| SSH and ICMP |                                                 |
| default      | Default security group                          |
+--------------+-------------------------------------------------+

We can also inspect the security group ssh-and-icmp that we created, to verify that the specified rules are present:

$ openstack security group show ssh-and-icmp
+-----------------+--------------------------------------------------------------------------------------------------------------------------------------------------------------------------------------------------------------------------------------------------------+
| Field           | Value                                                                                                                                                                                                                                                  |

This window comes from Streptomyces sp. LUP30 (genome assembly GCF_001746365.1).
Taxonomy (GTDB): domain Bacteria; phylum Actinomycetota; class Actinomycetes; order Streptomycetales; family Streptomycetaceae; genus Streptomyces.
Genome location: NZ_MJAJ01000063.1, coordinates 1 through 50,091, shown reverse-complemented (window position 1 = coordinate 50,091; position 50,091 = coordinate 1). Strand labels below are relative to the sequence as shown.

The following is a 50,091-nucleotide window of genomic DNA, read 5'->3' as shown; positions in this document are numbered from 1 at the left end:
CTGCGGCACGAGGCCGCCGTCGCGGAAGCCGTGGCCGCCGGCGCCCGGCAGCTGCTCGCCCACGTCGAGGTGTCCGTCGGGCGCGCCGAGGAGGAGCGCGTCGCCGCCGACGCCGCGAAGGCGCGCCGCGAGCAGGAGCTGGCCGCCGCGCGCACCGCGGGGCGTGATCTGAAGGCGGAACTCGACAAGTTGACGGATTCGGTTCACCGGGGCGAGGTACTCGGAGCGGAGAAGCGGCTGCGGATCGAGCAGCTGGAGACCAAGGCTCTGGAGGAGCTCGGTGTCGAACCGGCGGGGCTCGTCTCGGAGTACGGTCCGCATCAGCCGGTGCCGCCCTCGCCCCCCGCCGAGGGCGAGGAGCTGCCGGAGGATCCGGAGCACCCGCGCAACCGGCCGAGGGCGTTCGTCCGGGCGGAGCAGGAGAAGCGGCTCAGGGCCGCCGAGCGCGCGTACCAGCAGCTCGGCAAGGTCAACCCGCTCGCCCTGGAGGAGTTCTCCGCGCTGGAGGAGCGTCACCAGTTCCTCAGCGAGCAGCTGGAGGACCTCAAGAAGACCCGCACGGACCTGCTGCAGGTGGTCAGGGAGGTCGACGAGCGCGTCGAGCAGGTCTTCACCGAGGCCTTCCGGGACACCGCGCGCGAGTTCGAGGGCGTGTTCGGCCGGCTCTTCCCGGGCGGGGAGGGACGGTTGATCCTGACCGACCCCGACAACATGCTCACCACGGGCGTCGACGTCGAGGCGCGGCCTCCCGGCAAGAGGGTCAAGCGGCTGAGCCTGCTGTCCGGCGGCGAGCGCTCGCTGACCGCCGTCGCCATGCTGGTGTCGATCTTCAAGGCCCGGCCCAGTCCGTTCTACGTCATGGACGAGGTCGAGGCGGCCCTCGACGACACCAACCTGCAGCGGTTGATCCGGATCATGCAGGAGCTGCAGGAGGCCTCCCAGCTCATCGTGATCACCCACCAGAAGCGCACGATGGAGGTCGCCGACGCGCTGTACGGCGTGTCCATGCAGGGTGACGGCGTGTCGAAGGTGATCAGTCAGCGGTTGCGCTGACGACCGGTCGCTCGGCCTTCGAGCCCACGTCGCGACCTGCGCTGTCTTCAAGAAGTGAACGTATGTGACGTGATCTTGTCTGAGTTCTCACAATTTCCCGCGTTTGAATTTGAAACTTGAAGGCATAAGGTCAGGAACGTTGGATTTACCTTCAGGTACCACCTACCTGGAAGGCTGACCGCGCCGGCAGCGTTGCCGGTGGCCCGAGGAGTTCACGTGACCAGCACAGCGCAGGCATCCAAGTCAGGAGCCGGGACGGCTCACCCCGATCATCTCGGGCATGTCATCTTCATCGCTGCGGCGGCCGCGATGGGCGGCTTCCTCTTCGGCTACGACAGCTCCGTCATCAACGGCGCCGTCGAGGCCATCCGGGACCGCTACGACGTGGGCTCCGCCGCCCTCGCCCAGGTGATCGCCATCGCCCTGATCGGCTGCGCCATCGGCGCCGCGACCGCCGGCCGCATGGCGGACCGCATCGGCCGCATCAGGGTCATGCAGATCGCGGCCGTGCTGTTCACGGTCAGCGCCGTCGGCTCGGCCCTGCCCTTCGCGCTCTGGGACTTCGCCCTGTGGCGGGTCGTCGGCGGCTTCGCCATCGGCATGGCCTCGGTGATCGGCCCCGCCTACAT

+-----------------+--------------------------------------------------------------------------------------------------------------------------------------------------------------------------------------------------------------------------------------------------------+
| created_at      | 2019-04-24T12:24:35Z                                                                                                                                                                                                                                   |
| description     | Security group for allowing SSH and ICMP access                                                                                                                                                                                                        |